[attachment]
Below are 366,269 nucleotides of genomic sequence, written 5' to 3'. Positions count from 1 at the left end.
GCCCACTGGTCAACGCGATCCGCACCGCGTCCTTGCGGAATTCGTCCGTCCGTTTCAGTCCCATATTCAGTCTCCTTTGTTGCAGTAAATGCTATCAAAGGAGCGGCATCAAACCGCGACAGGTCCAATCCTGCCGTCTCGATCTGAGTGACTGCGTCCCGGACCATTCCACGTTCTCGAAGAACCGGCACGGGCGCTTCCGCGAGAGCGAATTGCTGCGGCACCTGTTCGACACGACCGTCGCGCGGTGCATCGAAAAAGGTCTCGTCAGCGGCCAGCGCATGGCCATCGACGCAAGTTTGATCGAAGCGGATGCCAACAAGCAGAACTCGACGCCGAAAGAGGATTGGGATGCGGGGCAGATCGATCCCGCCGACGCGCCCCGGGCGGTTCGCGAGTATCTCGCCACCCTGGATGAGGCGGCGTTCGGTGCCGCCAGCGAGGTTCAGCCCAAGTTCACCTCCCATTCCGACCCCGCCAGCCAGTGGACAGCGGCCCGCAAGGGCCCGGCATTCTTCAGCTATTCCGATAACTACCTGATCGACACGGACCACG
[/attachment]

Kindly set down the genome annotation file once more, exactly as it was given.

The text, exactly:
Below are 366,269 nucleotides of genomic sequence, written 5' to 3'. Positions count from 1 at the left end.
GCCCACTGGTCAACGCGATCCGCACCGCGTCCTTGCGGAATTCGTCCGTCCGTTTCAGTCCCATATTCAGTCTCCTTTGTTGCAGTAAATGCTATCAAAGGAGCGGCATCAAACCGCGACAGGTCCAATCCTGCCGTCTCGATCTGAGTGACTGCGTCCCGGACCATTCCACGTTCTCGAAGAACCGGCACGGGCGCTTCCGCGAGAGCGAATTGCTGCGGCACCTGTTCGACACGACCGTCGCGCGGTGCATCGAAAAAGGTCTCGTCAGCGGCCAGCGCATGGCCATCGACGCAAGTTTGATCGAAGCGGATGCCAACAAGCAGAACTCGACGCCGAAAGAGGATTGGGATGCGGGGCAGATCGATCCCGCCGACGCGCCCCGGGCGGTTCGCGAGTATCTCGCCACCCTGGATGAGGCGGCGTTCGGTGCCGCCAGCGAGGTTCAGCCCAAGTTCACCTCCCATTCCGACCCCGCCAGCCAGTGGACAGCGGCCCGCAAGGGCCCGGCATTCTTCAGCTATTCCGATAACTACCTGATCGACACGGACCACG